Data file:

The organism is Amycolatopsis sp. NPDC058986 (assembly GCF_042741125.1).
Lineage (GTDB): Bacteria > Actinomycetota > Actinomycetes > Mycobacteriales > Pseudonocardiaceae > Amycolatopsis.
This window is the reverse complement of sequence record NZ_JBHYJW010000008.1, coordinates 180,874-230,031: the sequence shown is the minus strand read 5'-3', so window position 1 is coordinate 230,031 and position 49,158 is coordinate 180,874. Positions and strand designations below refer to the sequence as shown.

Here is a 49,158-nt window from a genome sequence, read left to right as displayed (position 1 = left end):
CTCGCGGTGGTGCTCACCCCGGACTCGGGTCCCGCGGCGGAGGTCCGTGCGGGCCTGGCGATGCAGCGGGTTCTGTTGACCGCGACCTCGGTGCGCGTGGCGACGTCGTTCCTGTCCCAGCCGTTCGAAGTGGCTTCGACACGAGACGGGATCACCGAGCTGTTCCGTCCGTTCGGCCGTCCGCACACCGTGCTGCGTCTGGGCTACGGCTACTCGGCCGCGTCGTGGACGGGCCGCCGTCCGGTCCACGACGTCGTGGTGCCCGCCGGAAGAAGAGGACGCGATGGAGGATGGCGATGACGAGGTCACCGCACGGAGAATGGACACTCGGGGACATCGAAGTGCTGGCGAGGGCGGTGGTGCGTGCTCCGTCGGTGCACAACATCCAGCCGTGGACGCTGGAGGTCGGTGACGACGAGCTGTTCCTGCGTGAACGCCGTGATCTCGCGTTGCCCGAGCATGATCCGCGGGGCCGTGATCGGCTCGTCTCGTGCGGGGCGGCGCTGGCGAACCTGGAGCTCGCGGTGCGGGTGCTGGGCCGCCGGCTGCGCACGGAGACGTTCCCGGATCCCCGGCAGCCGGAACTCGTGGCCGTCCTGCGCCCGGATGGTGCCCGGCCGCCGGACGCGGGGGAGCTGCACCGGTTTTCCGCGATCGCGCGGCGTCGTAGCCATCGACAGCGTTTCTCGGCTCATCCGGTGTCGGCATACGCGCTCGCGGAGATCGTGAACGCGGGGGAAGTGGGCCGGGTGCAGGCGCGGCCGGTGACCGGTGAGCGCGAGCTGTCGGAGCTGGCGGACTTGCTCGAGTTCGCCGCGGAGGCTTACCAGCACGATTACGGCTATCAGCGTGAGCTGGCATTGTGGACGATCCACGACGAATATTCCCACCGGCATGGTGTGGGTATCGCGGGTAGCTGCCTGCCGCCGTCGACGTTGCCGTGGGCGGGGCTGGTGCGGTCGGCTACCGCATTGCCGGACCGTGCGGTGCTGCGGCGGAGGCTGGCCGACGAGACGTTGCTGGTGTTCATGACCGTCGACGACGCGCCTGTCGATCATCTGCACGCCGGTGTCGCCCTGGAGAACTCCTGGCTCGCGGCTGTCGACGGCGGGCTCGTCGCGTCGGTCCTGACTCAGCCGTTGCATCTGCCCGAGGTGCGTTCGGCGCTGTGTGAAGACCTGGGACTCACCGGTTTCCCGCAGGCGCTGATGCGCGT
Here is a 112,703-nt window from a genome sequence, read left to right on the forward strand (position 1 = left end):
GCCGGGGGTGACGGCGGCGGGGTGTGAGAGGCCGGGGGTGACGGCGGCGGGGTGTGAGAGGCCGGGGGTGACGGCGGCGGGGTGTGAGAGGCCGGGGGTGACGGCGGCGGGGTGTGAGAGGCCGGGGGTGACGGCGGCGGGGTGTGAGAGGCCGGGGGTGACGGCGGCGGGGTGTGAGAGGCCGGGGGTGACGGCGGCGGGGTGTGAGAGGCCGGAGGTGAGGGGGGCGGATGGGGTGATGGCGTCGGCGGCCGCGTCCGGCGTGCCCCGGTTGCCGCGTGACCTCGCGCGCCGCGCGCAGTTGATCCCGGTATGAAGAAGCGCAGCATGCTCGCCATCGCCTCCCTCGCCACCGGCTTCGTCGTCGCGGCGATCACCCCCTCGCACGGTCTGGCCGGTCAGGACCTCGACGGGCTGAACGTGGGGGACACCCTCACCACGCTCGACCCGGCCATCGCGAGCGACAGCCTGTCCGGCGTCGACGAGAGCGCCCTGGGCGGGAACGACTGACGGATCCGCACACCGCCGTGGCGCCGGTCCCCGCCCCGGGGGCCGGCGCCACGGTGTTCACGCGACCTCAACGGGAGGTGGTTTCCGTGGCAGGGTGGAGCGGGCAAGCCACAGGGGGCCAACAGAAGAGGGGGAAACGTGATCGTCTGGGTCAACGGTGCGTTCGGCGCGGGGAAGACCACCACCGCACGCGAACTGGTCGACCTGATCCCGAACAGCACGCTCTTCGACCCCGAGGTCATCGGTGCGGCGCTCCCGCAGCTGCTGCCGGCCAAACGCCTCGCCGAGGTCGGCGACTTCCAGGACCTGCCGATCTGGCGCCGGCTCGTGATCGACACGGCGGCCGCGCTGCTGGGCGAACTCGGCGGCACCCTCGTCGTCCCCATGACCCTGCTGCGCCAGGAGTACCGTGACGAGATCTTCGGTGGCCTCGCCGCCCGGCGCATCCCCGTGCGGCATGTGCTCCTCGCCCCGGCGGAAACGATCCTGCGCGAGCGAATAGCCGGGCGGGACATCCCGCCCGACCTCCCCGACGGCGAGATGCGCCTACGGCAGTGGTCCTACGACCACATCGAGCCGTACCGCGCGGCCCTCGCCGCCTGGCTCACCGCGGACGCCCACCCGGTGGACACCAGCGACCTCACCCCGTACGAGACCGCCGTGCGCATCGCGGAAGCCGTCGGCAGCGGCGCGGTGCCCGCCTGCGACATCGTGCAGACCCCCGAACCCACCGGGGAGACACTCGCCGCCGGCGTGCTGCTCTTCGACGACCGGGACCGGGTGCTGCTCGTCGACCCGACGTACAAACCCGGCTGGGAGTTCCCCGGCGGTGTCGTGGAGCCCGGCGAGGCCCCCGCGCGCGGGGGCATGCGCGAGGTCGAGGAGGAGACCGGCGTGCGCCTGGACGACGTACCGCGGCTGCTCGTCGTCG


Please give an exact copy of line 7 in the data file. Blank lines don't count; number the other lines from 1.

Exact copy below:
GCCGGGGGTGACGGCGGCGGGGTGTGAGAGGCCGGGGGTGACGGCGGCGGGGTGTGAGAGGCCGGGGGTGACGGCGGCGGGGTGTGAGAGGCCGGGGGTGACGGCGGCGGGGTGTGAGAGGCCGGGGGTGACGGCGGCGGGGTGTGAGAGGCCGGGGGTGACGGCGGCGGGGTGTGAGAGGCCGGGGGTGACGGCGGCGGGGTGTGAGAGGCCGGAGGTGAGGGGGGCGGATGGGGTGATGGCGTCGGCGGCCGCGTCCGGCGTGCCCCGGTTGCCGCGTGACCTCGCGCGCCGCGCGCAGTTGATCCCGGTATGAAGAAGCGCAGCATGCTCGCCATCGCCTCCCTCGCCACCGGCTTCGTCGTCGCGGCGATCACCCCCTCGCACGGTCTGGCCGGTCAGGACCTCGACGGGCTGAACGTGGGGGACACCCTCACCACGCTCGACCCGGCCATCGCGAGCGACAGCCTGTCCGGCGTCGACGAGAGCGCCCTGGGCGGGAACGACTGACGGATCCGCACACCGCCGTGGCGCCGGTCCCCGCCCCGGGGGCCGGCGCCACGGTGTTCACGCGACCTCAACGGGAGGTGGTTTCCGTGGCAGGGTGGAGCGGGCAAGCCACAGGGGGCCAACAGAAGAGGGGGAAACGTGATCGTCTGGGTCAACGGTGCGTTCGGCGCGGGGAAGACCACCACCGCACGCGAACTGGTCGACCTGATCCCGAACAGCACGCTCTTCGACCCCGAGGTCATCGGTGCGGCGCTCCCGCAGCTGCTGCCGGCCAAACGCCTCGCCGAGGTCGGCGACTTCCAGGACCTGCCGATCTGGCGCCGGCTCGTGATCGACACGGCGGCCGCGCTGCTGGGCGAACTCGGCGGCACCCTCGTCGTCCCCATGACCCTGCTGCGCCAGGAGTACCGTGACGAGATCTTCGGTGGCCTCGCCGCCCGGCGCATCCCCGTGCGGCATGTGCTCCTCGCCCCGGCGGAAACGATCCTGCGCGAGCGAATAGCCGGGCGGGACATCCCGCCCGACCTCCCCGACGGCGAGATGCGCCTACGGCAGTGGTCCTACGACCACATCGAGCCGTACCGCGCGGCCCTCGCCGCCTGGCTCACCGCGGACGCCCACCCGGTGGACACCAGCGACCTCACCCCGTACGAGACCGCCGTGCGCATCGCGGAAGCCGTCGGCAGCGGCGCGGTGCCCGCCTGCGACATCGTGCAGACCCCCGAACCCACCGGGGAGACACTCGCCGCCGGCGTGCTGCTCTTCGACGACCGGGACCGGGTGCTGCTCGTCGACCCGACGTACAAACCCGGCTGGGAGTTCCCCGGCGGTGTCGTGGAGCCCGGCGAGGCCCCCGCGCGCGGGGGCATGCGCGAGGTCGAGGAGGAGACCGGCGTGCGCCTGGACGACGTACCGCGGCTGCTCGTCGTCG